Histone demethylase KDM6B has an anti-tumorigenic function in neuroblastoma by promoting differentiation

Academic Article


  • Induction of differentiation is a therapeutic strategy in high-risk neuroblastoma, a childhood cancer of the sympathetic nervous system. Neuroblastoma differentiation requires transcriptional upregulation of neuronal genes. How this process is regulated at epigenetic levels is not well understood. Here we report that the histone H3 lysine 27 demethylase KDM6B is an epigenetic activator of neuroblastoma cell differentiation. KDM6B mRNA expression is downregulated in poorly differentiated high-risk neuroblastomas and upregulated in differentiated tumors, and high KDM6B expression is prognostic for better survival in neuroblastoma patients. In neuroblastoma cell lines, KDM6B depletion promotes cell proliferation, whereas KDM6B overexpression induces neuronal differentiation and inhibits cell proliferation and tumorgenicity. Mechanistically, KDM6B epigenetically activates the transcription of neuronal genes by removing the repressive chromatin marker histone H3 lysine 27 trimethylation. In addition, we show that KDM6B functions downstream of the retinoic acid-HOXC9 axis in inducing neuroblastoma cell differentiation: KDM6B expression is upregulated by retinoic acid via HOXC9, and KDM6B is required for HOXC9-induced neuroblastoma cell differentiation. Finally, we present evidence that KDM6B interacts with HOXC9 to target neuronal genes for epigenetic activation. These findings identify a KDM6B-dependent epigenetic mechanism in the control of neuroblastoma cell differentiation, providing a rationale for reducing histone H3 lysine 27 trimethylation as a strategy for enhancing differentiation-based therapy in high-risk neuroblastoma.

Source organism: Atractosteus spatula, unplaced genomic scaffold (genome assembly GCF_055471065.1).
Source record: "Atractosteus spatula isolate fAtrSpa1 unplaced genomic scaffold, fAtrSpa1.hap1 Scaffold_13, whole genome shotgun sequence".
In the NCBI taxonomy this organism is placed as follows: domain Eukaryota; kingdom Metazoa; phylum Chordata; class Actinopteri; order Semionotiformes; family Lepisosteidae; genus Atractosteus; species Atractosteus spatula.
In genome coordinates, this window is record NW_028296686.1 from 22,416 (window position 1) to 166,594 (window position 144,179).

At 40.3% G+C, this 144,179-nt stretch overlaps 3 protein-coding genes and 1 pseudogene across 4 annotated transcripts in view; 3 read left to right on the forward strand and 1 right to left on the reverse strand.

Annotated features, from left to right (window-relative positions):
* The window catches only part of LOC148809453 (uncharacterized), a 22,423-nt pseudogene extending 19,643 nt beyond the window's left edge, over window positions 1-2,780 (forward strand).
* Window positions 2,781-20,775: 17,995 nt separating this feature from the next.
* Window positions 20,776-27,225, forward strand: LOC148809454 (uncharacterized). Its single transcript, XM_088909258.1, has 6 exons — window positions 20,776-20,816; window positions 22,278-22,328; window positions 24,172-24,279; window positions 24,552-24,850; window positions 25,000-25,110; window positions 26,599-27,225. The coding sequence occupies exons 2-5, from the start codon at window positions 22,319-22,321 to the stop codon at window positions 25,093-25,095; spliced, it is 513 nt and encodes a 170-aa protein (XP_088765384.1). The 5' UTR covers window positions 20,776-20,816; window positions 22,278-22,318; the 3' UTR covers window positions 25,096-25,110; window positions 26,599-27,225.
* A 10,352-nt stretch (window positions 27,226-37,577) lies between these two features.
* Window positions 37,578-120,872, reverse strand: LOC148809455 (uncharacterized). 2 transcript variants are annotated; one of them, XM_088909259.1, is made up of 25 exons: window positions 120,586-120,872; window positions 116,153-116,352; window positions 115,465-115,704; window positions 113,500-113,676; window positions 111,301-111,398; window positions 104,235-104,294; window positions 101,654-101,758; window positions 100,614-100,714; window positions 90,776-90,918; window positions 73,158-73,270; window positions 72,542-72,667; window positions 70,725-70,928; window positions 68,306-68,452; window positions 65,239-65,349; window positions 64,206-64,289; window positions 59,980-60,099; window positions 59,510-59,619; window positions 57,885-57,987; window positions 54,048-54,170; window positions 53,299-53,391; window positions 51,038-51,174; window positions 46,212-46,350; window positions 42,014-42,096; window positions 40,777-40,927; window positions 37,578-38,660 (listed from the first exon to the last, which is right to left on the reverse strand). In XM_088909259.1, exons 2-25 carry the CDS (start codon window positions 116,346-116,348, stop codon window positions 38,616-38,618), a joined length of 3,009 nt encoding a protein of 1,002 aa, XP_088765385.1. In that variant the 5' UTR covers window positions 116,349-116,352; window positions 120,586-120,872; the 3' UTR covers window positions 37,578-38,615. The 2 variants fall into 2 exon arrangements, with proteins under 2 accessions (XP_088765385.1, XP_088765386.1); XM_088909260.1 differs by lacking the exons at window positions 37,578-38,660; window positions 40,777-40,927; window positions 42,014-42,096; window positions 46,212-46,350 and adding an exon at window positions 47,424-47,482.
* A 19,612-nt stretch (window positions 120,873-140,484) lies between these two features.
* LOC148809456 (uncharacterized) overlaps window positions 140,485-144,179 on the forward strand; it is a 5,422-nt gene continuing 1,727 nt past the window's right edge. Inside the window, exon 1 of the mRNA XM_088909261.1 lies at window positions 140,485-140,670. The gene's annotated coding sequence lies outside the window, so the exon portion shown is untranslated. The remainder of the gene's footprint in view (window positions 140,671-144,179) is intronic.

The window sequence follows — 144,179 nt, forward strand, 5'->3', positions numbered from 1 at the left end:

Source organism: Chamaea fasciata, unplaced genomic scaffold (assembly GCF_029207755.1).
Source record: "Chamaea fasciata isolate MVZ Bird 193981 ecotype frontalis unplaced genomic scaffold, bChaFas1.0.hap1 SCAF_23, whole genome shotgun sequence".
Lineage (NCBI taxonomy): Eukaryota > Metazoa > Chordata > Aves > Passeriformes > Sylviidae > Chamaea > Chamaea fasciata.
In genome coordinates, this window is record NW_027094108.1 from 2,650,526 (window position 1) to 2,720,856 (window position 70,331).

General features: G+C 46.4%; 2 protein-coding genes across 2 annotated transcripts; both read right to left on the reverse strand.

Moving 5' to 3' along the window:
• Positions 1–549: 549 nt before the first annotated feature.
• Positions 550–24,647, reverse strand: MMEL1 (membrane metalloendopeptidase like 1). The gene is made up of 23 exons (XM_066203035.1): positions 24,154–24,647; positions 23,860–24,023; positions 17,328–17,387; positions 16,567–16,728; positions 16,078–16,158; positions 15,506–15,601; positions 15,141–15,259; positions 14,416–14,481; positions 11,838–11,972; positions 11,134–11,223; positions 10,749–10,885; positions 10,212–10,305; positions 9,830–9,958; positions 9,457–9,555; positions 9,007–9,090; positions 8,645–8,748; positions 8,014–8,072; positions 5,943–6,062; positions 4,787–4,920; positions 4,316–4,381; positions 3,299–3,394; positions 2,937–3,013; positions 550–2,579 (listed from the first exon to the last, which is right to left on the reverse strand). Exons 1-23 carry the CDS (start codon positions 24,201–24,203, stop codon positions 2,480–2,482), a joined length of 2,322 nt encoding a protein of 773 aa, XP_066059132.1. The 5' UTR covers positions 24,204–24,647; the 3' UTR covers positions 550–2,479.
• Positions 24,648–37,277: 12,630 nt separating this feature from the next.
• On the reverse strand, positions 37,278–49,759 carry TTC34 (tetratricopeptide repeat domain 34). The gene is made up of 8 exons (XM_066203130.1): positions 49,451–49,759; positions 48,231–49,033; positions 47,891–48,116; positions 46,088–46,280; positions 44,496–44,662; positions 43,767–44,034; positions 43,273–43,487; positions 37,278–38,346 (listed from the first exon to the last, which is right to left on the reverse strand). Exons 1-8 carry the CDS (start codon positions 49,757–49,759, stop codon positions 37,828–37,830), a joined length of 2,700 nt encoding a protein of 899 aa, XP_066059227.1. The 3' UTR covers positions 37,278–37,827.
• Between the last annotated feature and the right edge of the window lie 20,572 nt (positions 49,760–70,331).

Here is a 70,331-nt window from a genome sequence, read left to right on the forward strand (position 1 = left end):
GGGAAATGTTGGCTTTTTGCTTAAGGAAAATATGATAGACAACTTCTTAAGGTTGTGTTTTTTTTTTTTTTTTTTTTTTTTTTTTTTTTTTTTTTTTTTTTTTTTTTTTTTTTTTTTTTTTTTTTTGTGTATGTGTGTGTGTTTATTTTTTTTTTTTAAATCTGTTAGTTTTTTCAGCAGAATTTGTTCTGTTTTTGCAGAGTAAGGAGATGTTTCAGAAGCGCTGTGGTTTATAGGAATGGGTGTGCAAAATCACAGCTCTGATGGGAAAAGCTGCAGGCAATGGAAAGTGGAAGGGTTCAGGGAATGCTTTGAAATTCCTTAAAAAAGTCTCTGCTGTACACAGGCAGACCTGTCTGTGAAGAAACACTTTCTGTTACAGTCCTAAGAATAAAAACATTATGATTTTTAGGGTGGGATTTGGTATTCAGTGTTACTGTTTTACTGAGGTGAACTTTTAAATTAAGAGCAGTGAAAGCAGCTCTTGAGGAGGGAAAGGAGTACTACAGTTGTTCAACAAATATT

• Authors

    Published In

  • Oncogenesis  Journal
  • Digital Object Identifier (doi)

    Author List

  • Yang L; Zha Y; Ding J; Ye B; Liu M; Yan C; Dong Z; Cui H; Ding HF
  • Volume

  • 8
  • Issue

  • 1